Why It’s Important to read aloud to children
Even though my son is now an adult with children of his own, I still have the most enjoyable memories of the time we spent together reading aloud. This is a wonderful activity that only requires a book and your attention. No waiting in line, no big monetary expenditure or long car rides. In fact – you don't even have to get dressed if you don't want to!
Time spent with your child reading together provides so much, both emotionally and intellectually. Having your complete attention and the pleasure of spending time together sharing this experience is priceless and not forever. Eventually children learn to read on their own. Of course I don't expect my adult son to want me to read aloud to him anymore, but the good news is that my grandchildren love it so I have the pleasure of that wonderful experience again.
There are many long-term benefits associated with reading aloud to your child:
Your child may learn to read better, think better, use their imagination and become a lifelong reader. The more adults read aloud to children, the larger their vocabulary will become and the more curious and interested they will be about the world within and around them.
Reading aloud encourages children to truly wonder about people and places beyond their own experiences.
Reading aloud introduces the language of literature – this language is more descriptive, fluid, and grammatically more correct than language heard in daily conversations, from television, and other electronic communications. I especially like that book characters tend to converse with each other in complete sentences.
Because most of us don't become good at something we don't enjoy doing, reading and book experiences should be positive, engaging, and enjoyable.
So... No multi-tasking during this precious reading time together!
Reading to very young children also has great value.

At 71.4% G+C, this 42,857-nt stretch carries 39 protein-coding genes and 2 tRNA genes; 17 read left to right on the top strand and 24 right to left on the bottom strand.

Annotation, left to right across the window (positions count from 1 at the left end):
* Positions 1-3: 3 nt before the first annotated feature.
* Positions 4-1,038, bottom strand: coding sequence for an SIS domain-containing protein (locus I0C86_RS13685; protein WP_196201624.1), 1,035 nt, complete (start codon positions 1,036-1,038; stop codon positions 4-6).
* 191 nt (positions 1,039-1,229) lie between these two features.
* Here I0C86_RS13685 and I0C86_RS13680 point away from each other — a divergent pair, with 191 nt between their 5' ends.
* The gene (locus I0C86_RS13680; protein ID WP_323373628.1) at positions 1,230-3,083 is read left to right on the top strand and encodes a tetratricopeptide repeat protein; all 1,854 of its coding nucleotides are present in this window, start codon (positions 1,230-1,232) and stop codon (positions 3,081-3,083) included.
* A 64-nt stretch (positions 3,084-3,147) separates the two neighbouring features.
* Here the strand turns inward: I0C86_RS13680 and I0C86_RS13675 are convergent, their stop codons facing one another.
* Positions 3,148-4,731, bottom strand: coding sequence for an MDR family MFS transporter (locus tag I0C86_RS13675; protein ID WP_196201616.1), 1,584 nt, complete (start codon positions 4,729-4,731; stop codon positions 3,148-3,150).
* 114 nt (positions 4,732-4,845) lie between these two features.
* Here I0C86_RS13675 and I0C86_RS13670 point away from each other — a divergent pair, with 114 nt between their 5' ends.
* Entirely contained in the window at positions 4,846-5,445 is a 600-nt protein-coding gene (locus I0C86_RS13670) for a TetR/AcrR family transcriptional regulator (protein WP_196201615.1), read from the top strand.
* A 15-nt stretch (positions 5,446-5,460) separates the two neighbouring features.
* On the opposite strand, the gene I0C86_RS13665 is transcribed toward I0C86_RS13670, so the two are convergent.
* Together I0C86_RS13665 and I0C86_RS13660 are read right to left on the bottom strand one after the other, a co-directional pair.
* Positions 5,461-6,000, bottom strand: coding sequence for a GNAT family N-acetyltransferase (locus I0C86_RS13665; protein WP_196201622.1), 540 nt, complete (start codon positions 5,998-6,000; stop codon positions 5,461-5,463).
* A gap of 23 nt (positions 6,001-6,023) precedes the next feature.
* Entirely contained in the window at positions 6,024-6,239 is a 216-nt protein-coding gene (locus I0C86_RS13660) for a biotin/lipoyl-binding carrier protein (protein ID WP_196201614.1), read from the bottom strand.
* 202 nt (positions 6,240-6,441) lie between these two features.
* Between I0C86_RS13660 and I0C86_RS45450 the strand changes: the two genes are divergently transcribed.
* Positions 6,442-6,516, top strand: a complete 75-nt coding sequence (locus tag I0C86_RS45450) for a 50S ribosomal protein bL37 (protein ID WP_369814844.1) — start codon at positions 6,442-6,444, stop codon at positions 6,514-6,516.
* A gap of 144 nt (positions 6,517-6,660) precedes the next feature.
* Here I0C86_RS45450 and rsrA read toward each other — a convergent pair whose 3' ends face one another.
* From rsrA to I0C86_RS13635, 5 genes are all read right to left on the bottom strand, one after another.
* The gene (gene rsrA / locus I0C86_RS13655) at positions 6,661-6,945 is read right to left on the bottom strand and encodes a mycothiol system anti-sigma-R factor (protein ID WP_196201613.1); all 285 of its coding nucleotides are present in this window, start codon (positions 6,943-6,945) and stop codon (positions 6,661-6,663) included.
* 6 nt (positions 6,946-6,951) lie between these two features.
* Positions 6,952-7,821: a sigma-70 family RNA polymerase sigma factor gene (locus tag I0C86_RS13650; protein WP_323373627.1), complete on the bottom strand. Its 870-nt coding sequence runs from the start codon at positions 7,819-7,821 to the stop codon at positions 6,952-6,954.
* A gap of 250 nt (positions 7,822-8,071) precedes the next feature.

When you read, your child hears your voice with many expressive sounds and emotions, which engages their social and emotional development. Reading provides an opportunity for your baby to look, point, touch, and engage with you. It improves their language skills by allowing them to imitate sounds, recognize pictures, and learn words. Most importantly – it just feels so nice to share those nurturing moments.
There was a time before television when families sat together in the evenings and read books aloud to each other. This was not just for the benefit of small children -- it provided enjoyment and entertainment for the whole family. How different it must have been to hear a descriptive story through the voice of someone close to you and be free to create all the images of that story in your own imagination.
Perhaps we could try this ancient tradition out just one evening a week (or maybe a month if you want to ease into it). No television or electronics – pick a book that appeals to all age groups maybe one of the classics such as The Secret Garden, Robinson Crusoe, Gulliver's Travels, or Harry Potter (in my mind it's a classic). Take turns reading, make some fun snacks, talk about the characters and enjoy each other.